Someone asked a famous conductor of a great symphony orchestra which instrument he considered the most difficult to play. The conductor thought a moment, then said: "Second fiddle. I can get plenty of first violinists. But to find one who can play second fiddle with enthusiasm - that's a problem. And if we have no second fiddles, we have no harmony."
Well, I couldn't describe her by color of hair or color of eyes, because once she is described, then somehow she vanishes. The ideal woman which is in every man's mind is evoked by a word or phrase or the shape of her wrist, her hand. The most beautiful description of a woman is by understatement. Remember, all Tolstoy ever said to describe Anna Karenina was that she was beautiful and could see in the dark like a cat. Every man has a different idea of what's beautiful, and it's best to take the gesture, the shadow of the branch, and let the mind create the tree.
William Faulkner, when asked to describe his ideal woman
To the poet, a pearl is a tear of the sea; to the Oriental, it is a drop of dew, solidified; to the ladies, it is a jewel which they wear on their finger, neck and ear. But for the chemist, it is a mixture of phosphate and carbonate of lime with a little gelatin. And for naturalists, it is simply a morbid secretion of the organ that among certain bivalves produces mother-of-pearl.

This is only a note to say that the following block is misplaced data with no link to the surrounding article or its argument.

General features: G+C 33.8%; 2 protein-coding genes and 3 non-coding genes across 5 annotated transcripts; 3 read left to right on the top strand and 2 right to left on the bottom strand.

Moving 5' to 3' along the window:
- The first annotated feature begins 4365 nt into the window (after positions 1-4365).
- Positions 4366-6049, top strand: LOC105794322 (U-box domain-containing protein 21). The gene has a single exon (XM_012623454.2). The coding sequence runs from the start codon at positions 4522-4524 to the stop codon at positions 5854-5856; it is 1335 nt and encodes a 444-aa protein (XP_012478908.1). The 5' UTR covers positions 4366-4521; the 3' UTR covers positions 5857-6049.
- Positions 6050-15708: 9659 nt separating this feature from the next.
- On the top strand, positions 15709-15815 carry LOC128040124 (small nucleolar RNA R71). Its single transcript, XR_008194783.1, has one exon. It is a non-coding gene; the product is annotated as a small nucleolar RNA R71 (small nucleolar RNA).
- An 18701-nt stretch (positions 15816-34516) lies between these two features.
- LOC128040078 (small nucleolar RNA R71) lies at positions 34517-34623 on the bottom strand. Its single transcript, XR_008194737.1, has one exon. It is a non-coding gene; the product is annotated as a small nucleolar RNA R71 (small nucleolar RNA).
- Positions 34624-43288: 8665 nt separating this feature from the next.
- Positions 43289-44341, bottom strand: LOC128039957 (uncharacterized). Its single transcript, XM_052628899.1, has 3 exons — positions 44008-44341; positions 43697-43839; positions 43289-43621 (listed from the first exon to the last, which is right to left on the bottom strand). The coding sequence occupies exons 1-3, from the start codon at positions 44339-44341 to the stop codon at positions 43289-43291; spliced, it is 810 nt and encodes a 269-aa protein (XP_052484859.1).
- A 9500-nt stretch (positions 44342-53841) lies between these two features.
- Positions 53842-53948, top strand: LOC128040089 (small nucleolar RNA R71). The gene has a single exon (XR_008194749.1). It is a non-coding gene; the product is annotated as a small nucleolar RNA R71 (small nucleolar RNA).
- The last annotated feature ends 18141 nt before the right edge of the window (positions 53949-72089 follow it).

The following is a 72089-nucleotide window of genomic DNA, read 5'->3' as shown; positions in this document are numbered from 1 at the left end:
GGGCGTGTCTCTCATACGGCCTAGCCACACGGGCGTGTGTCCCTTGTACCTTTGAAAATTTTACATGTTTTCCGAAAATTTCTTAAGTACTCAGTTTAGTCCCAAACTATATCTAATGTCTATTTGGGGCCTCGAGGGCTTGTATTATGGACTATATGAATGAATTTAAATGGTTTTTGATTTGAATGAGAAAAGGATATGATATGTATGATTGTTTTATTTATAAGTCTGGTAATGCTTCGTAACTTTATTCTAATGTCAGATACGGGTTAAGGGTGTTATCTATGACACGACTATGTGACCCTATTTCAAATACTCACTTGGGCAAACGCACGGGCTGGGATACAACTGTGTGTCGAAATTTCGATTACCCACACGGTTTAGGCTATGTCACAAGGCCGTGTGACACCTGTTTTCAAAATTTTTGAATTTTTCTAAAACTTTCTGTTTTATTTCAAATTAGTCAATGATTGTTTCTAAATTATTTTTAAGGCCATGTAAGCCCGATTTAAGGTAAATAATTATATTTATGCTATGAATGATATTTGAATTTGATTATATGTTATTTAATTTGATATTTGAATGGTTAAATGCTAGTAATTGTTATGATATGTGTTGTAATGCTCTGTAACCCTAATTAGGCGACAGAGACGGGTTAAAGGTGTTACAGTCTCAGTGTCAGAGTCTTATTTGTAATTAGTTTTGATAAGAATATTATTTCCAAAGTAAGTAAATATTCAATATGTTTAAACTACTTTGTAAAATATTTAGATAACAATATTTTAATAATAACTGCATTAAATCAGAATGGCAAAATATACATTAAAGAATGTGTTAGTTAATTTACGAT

Jules Verne, "Twenty Thousand Leagues Under the Sea"
MAGNANIM'ITY, n. [L. magnanimitas; magnus, great, and animus, mind.] Greatness of mind; that elevation or dignity of soul, which encounters danger and trouble with tranquility and firmness, which raises the possessor above revenge, and makes him delight in acts of benevolence, which makes him disdain injustice and meanness, and prompts him to sacrifice personal ease, interest and safety for the accomplishment of useful and noble objects.
Noah Webster's 1828 Dictionary of the American Language